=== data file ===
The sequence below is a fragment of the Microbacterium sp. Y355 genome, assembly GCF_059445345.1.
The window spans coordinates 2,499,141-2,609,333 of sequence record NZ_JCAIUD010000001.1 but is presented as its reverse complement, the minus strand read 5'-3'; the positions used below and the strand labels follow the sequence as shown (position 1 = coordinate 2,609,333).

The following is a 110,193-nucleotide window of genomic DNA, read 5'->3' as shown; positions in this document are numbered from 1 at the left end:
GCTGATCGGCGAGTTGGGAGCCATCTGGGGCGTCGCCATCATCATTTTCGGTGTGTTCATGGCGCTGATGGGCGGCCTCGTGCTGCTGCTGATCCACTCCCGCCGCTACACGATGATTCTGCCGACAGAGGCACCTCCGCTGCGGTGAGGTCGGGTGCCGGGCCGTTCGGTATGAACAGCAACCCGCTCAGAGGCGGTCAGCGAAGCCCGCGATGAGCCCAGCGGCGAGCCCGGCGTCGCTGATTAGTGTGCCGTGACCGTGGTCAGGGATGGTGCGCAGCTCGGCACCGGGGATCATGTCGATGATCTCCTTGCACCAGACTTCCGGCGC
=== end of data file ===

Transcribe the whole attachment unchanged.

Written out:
The sequence below is a fragment of the Microbacterium sp. Y355 genome, assembly GCF_059445345.1.
The window spans coordinates 2,499,141-2,609,333 of sequence record NZ_JCAIUD010000001.1 but is presented as its reverse complement, the minus strand read 5'-3'; the positions used below and the strand labels follow the sequence as shown (position 1 = coordinate 2,609,333).

The following is a 110,193-nucleotide window of genomic DNA, read 5'->3' as shown; positions in this document are numbered from 1 at the left end:
GCTGATCGGCGAGTTGGGAGCCATCTGGGGCGTCGCCATCATCATTTTCGGTGTGTTCATGGCGCTGATGGGCGGCCTCGTGCTGCTGCTGATCCACTCCCGCCGCTACACGATGATTCTGCCGACAGAGGCACCTCCGCTGCGGTGAGGTCGGGTGCCGGGCCGTTCGGTATGAACAGCAACCCGCTCAGAGGCGGTCAGCGAAGCCCGCGATGAGCCCAGCGGCGAGCCCGGCGTCGCTGATTAGTGTGCCGTGACCGTGGTCAGGGATGGTGCGCAGCTCGGCACCGGGGATCATGTCGATGATCTCCTTGCACCAGACTTCCGGCGC